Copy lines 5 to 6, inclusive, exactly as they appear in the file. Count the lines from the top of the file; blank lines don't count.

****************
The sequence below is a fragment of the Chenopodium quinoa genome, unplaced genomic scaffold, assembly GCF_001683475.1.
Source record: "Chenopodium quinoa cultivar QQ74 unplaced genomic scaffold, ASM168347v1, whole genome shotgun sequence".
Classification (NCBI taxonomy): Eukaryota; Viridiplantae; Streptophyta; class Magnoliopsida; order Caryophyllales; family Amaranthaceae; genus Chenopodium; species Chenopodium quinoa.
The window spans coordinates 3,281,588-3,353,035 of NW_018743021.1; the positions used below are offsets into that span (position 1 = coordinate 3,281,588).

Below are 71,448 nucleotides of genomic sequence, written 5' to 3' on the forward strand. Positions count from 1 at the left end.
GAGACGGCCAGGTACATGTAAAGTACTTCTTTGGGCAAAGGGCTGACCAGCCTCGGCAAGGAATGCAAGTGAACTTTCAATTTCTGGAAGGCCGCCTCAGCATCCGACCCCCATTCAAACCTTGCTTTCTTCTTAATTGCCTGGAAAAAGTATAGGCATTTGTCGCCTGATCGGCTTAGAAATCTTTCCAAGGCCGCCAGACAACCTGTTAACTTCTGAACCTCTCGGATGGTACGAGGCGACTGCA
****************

Below are 71,448 nucleotides of genomic sequence, written 5' to 3' on the forward strand. Positions count from 1 at the left end.
GAGACGGCCAGGTACATGTAAAGTACTTCTTTGGGCAAAGGGCTGACCAGCCTCGGCAAGGAATGCAAGTGAACTTTCAATTTCTGGAAGGCCGCCTCAGCATCCGACCCCCATTCAAACCTTGCTTTCTTCTTAATTGCCTGGAAAAAGTATAGGCATTTGTCGCCTGATCGGCTTAGAAATCTTTCCAAGGCCGCCAGACAACCTGTTAACTTCTGAACCTCTCGGATGGTACGAGGCGACTGCA